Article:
One day this week, as the sophomores started reviewing each other’s blog posts, I spoke briefly to the whole group about pedagogy. Though not using that actual word, I raised this question: Why bother gathering at a physical place called school? The question allowed me to share my thoughts on the subject–thoughts that have been developing over the years spent with students in a physical place called the classroom. As I described my thinking to these sophomores, I asked them if they had heard teachers mention the idea of a “flipped classroom.” No one raised his or her hand, but soon after the silent response, one boy offered, “Do you mean students teaching teachers?” I told him, and therefore the whole group, that although I do not remember adults using those terms , I thought his idea was fabulous. “I want to remember your idea,” I told him. “Some time,” I added, “I can tell you stories about students doing exactly that.” For example, I remember a ninth grader in Tulsa who unwittingly helped me tighten my writing.
So, back to what I was telling the whole class, before this teenager “interrupted.” I was answering my rhetorical question, using the example of their in-class partner-proofreading. The most productive use we can make of in-school class-time–I am paraphrasing now– is for real-time social interaction–in the form of meaningful collaboration, for instance. Let students work together to help each other. Let them, for example, with our guidance, give each other feedback on their writing. The adult guidance is key, and we can layer samples, models, practices and demonstrations to develop the basic skills that enable productive feedback. But, as the adult conversations about flipping continue, I want to include the students–from time to time, not all the time. Occasionally, I find myself forgetting to extend the hand of respect to the students. I forget to offer that hand and bring them onto the boat. Sometimes, in my excitement to cross the river, I find myself on the other side, waving encouragement to the students who stand on the far shore. “Swim,” I yell. “Swim.”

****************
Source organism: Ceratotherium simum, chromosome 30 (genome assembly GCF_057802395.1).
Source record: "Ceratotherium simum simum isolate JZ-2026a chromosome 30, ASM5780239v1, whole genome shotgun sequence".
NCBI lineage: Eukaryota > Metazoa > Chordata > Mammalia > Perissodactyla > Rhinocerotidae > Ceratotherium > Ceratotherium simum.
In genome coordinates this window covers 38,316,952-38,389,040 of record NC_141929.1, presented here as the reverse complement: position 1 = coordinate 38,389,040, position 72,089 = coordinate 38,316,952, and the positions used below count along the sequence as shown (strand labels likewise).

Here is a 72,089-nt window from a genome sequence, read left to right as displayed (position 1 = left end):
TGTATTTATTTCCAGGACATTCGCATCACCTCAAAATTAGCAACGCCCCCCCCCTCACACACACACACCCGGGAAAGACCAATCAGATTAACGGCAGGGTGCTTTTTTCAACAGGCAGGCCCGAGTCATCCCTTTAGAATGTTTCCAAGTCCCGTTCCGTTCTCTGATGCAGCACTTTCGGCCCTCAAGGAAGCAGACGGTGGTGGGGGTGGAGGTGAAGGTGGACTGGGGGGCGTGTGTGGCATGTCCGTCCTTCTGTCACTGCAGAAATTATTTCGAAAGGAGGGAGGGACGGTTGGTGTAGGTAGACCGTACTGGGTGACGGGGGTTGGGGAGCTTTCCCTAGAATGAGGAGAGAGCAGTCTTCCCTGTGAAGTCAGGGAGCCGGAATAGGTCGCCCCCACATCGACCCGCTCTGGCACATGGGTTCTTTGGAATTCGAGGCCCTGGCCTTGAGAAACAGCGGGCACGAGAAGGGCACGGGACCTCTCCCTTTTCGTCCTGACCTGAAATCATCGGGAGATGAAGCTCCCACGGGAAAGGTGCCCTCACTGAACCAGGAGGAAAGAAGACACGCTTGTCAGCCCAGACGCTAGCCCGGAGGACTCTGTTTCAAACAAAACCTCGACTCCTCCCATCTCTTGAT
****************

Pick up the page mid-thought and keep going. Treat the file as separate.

The trust and respect that underlie healthy relationships must characterize my time with students, too. They are intelligent young people with distinct, valuable thoughts. Why not use all of our human resources, once we have come together in the same physical place called school?